Should TV drama reflect reality or ask ‘What if’?
At the height of the Bush administration The West Wing asked its viewers ‘What if we were to have an intellectual democratic president?’ We were fascinated by the question, and it so happens that they got one – and he’s black.
The Danish drama Borgen asked ‘What if we were to have a female prime minister?’
And then Denmark got one, with Helle Thonrning-Schmidt becoming their first female prime minister heading a coalition in 2011.
– For the UK viewers the question remains fascinating as a ‘What if’? (Yes I know about Thatcher but an anomaly doesn’t change the game nor negate the need for debate.)
I’m not saying TV drama has the ability to change politics or should play the part of social oracle. But I think there is a choice when making it. Do you reflect the status quo, or do you ask ‘What if?’
Part of that ‘what if’ is ‘what if the real world were like this?’ and the other aspect is ‘what if TV drama were like this?’
The current popular Scandinavian dramas ask ‘what if’ and also reflect their more gender balanced and slightly less discriminatory workplace and attitudes.
But I think the main reason Saturday night has become Scandinavian drama night in this country is that there are more strong, intelligent female characters in leading roles in Scandinavian TV drama.
It is interesting and refreshing to see strong women working alongside and in conflict with strong men. And women are a bit fed up with watching ourselves depicted as victims, whingers, perfectly presented, physically weak, intellectually inferior and discriminated against. In UK TV it’s rare to have a woman in a strong role without the accompanying sexist comments from the men around her, just to remind us of our reality. (Or is it an outdated clichéd portrayal of reality that the writers think is gritty and real?)
It’s not just women who like these shows, not just women who like watching strong women on TV. It’s not about being PC, it’s about making good TV – strong, complex, contradictory characters and good storylines – characters that don’t conform to a particular set of moral standards.
The UK and Swedish versions of Henning Mankell’s Wallander brought out the differences in approach. The Swedish version depicts Wallander’s daughter Linda as a tough and intelligent detective, a brilliant character in herself.
In the British series she is played by Jeany Spark and for some reason is not a cop, or a detective, but a one-dimensional, sweet, lip glossed, eyelash curled and stereotypically emotionally connected girly girl.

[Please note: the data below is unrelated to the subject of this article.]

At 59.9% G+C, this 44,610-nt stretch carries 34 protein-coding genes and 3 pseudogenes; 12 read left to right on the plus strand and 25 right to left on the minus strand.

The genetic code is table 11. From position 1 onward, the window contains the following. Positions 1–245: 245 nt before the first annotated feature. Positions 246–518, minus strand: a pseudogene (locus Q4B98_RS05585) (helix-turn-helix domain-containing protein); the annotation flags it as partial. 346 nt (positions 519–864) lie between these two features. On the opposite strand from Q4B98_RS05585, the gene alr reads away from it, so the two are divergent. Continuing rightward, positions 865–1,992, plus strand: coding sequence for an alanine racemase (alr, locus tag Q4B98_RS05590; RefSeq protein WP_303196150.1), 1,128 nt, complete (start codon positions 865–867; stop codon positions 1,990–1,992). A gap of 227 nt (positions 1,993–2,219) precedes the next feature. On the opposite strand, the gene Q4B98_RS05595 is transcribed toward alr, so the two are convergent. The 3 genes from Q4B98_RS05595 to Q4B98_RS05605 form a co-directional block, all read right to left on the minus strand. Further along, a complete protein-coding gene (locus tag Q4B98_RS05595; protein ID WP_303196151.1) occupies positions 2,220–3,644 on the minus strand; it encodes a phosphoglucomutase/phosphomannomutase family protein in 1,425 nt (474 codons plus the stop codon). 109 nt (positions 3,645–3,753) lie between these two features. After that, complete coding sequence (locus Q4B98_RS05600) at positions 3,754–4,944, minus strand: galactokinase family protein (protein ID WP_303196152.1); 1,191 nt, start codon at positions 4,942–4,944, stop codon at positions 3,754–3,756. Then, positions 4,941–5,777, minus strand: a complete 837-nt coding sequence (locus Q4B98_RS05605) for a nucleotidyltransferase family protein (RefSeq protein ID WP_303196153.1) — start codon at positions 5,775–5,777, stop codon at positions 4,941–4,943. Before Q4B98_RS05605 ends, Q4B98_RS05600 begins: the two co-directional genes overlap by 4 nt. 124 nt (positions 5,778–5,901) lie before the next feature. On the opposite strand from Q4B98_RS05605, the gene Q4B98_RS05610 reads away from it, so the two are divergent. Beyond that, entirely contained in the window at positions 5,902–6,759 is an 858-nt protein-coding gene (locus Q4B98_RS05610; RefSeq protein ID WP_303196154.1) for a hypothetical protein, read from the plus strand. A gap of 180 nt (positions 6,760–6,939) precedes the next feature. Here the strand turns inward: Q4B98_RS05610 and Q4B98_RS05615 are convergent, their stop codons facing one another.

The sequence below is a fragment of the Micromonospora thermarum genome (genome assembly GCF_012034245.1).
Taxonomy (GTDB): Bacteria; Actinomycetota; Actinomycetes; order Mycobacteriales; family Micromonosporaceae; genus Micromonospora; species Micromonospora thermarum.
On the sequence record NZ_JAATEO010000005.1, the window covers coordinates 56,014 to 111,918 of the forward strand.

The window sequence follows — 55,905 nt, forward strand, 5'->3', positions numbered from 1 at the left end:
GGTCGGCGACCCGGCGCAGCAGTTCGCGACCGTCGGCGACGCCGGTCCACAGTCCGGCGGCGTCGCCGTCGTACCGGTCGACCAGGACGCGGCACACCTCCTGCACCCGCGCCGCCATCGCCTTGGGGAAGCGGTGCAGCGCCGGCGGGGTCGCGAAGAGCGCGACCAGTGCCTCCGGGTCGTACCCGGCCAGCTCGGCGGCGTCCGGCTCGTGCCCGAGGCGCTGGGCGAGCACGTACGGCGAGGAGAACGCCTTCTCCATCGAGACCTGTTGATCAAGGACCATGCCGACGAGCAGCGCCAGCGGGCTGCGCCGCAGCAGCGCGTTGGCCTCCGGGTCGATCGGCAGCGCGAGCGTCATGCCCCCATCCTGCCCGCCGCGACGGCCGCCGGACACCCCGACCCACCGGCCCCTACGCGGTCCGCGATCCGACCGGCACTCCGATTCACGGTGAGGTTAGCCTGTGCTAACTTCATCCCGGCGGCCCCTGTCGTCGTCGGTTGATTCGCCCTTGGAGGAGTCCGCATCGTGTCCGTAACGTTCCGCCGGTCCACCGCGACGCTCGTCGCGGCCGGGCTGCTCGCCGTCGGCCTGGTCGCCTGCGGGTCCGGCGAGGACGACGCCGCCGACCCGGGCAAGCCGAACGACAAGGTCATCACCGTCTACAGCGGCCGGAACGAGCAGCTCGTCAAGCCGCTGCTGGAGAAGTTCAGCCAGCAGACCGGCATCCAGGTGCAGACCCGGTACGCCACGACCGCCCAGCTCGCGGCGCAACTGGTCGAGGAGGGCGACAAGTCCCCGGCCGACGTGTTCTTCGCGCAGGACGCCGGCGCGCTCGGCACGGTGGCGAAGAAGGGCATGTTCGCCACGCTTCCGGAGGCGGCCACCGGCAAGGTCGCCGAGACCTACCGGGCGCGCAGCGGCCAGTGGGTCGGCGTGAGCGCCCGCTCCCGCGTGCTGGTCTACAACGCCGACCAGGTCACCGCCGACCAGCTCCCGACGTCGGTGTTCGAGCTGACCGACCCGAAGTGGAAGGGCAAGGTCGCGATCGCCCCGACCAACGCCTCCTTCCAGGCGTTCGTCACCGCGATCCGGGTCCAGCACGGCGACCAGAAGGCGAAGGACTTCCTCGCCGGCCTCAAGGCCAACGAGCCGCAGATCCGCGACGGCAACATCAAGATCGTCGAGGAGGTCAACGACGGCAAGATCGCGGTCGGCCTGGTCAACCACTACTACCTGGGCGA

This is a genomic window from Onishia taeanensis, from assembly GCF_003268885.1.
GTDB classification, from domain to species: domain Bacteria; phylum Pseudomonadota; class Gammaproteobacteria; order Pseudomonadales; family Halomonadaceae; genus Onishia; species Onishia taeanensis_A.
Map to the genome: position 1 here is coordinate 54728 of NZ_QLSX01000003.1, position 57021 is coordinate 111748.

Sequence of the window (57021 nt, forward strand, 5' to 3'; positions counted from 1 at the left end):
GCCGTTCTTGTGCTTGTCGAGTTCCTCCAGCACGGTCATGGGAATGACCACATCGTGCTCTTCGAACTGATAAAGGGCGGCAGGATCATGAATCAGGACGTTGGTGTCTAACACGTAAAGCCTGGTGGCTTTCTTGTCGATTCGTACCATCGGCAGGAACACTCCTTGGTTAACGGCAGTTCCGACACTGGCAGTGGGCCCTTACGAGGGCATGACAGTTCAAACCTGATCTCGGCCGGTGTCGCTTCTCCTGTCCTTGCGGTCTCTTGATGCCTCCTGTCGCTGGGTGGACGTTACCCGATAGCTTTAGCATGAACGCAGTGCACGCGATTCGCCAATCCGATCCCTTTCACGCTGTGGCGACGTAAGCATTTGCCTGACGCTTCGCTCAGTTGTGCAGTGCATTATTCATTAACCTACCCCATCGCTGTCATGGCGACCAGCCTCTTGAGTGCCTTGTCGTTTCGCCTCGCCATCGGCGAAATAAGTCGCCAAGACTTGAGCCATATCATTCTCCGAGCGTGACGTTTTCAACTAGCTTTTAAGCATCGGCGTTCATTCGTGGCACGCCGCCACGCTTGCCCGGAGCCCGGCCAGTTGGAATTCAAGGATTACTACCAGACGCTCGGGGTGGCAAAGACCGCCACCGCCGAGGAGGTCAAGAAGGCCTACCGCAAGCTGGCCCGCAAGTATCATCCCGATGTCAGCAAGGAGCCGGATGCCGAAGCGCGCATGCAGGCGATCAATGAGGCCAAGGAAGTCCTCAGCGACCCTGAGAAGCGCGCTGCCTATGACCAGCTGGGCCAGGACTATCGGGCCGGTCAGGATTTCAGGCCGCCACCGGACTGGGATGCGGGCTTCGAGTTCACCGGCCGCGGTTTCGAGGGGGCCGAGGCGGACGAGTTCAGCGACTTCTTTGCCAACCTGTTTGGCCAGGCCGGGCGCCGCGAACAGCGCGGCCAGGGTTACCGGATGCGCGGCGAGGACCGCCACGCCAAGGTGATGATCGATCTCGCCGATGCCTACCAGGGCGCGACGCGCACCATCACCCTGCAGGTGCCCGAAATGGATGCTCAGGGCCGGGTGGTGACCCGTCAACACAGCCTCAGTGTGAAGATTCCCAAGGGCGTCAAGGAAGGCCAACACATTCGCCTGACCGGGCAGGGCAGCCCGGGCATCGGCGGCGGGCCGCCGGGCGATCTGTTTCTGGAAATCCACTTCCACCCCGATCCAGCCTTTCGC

The lack of strong female characters in the British version weakened the series despite the strength of the Wallander character and Kenneth Branagh as an actor. This may have changed as the series developed, I don’t know as I was too bored with it to catch up and The Killing was on.
On first viewing, The Bridge’s female detective character Saga Noren appears to be a parody of The Killing’s brilliant Sarah Lund. – A strong female detective who is focused on the job and not on being liked or being pretty.
At first I thought that with the character of Saga they were just trying to recreate a formula that works. But keep watching, and it becomes clear that this character is not a parody of Sarah Lund, but is asking new questions…
What if a TV series were to have a strong intelligent female character with a social disability as a lead character, and lead investigator?
And now I need to have a rant because this made me so damn angry.
Saga, a Malmo cop whose non-sympathetic attitude to colleagues, witnesses and victims verges on Asperger’s. (Mark Lawson in the Guardian blog)
I find this criticism of the series and the character so shocking it’s hard to begin to unpack it. Is it an attack on people with this disorder? – Suggesting that to have Asperger’s is somehow an intentional non-sympathetic attitude? Or even worse than an intentional non-sympathetic attitude? Is Mark Lawson saying how on earth can we like a character with a social disability? That they shouldn’t write a central character with a social disability? And a woman too!
In British TV, characters with social disabilities as well as characters with mental health problems are under represented and when represented they are pointed out clearly, portrayed as victims and the ‘issue’ is the subject of the work. If it had been pointed out that Saga had Asperger’s from the first episode, perhaps Mark Lawson’s PC radar would have been alerted and prevented his small-minded synopsis. Saga mentions in an early episode that she won’t be climbing up the career ladder; a subtle comment about discrimination in the workplace. The theme is woven throughout the series. Parallels are drawn between the criminal’s profile and Saga’s, and the theme comes to the surface when it is highlighted as one of the problems within society that the criminal at the centre of the series is aiming to draw attention to.
Saga (played by Sofia Helin) is not a victim, not a character lightly sketched to draw attention to an ‘issue’ or to tick a diversity box. She is a fascinating, intelligent detective with Asperger Syndrome and a no nonsense attitude to sex.
Viewers in the UK are enthralled by characters like Saga, like Sarah Lund, like Birgitte Nyborg and like Lisbeth Salander because we are starved of strong, intelligent, flawed and unselfconscious female characters in English speaking TV and film. We don’t watch these dramas because they address equality issues and the under representation of women, we watch them because strong female characters alongside strong male ones makes entertaining TV.